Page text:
Freeman is surely right that the disputes among the candidates and their supporters in the election of 1800 were dominated by considerations of honor. The code of honor dictated the etiquette of political gossip, threatening letters, and press attacks. But she concludes from this that America backed its way into democratic partisan politics through personal conflicts of honor, taken up without reference to principle.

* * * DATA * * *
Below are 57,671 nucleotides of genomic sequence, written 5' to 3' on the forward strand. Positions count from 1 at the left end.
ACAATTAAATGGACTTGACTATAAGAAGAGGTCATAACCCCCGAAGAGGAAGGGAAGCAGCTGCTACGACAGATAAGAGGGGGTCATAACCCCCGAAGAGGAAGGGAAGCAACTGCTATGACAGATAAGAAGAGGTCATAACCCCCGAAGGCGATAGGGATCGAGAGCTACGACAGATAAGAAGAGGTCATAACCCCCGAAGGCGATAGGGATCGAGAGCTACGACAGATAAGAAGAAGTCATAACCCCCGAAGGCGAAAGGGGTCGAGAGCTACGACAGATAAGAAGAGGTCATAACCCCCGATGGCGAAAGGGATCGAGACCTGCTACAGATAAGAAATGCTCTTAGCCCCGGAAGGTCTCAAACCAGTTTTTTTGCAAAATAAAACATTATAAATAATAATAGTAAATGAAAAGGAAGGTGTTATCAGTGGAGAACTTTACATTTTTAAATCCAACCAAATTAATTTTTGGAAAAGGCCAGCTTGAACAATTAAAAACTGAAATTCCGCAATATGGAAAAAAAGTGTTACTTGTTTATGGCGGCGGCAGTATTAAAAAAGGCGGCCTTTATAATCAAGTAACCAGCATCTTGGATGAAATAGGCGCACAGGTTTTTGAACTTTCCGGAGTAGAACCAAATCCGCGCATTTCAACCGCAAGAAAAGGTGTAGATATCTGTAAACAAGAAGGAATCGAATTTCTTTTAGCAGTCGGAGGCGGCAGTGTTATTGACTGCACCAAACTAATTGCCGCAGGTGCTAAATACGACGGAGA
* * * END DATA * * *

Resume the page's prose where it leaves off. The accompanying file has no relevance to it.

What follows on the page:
This is the only place at which one might wish to contest her excellent book--though not to the point of dueling with its author. The bourgeois principle puts fear ahead of honor, but does not honor also ally with a principle? When human beings dispute over honor, it is never merely a fight over turf as with other animals, for some issue of principle is always involved. Honor was omnipresent in the election of 1800, but there was also the principle of Jefferson's party justifying the formation of itself as a party to save the republic. As Freeman says, a politics without sharply defined permanent parties was "like a war without uniforms." But Affairs of Honor shows very well that disagreement, if not war, was perfectly possible without permanent parties, and that republics could democratize honor without abandoning it. I would draw the opposite conclusion: The coming of parties required a new principle, one that opposed and overthrew the old principle prevailing before Jefferson formed his party--the principle that parties are the bane of republics.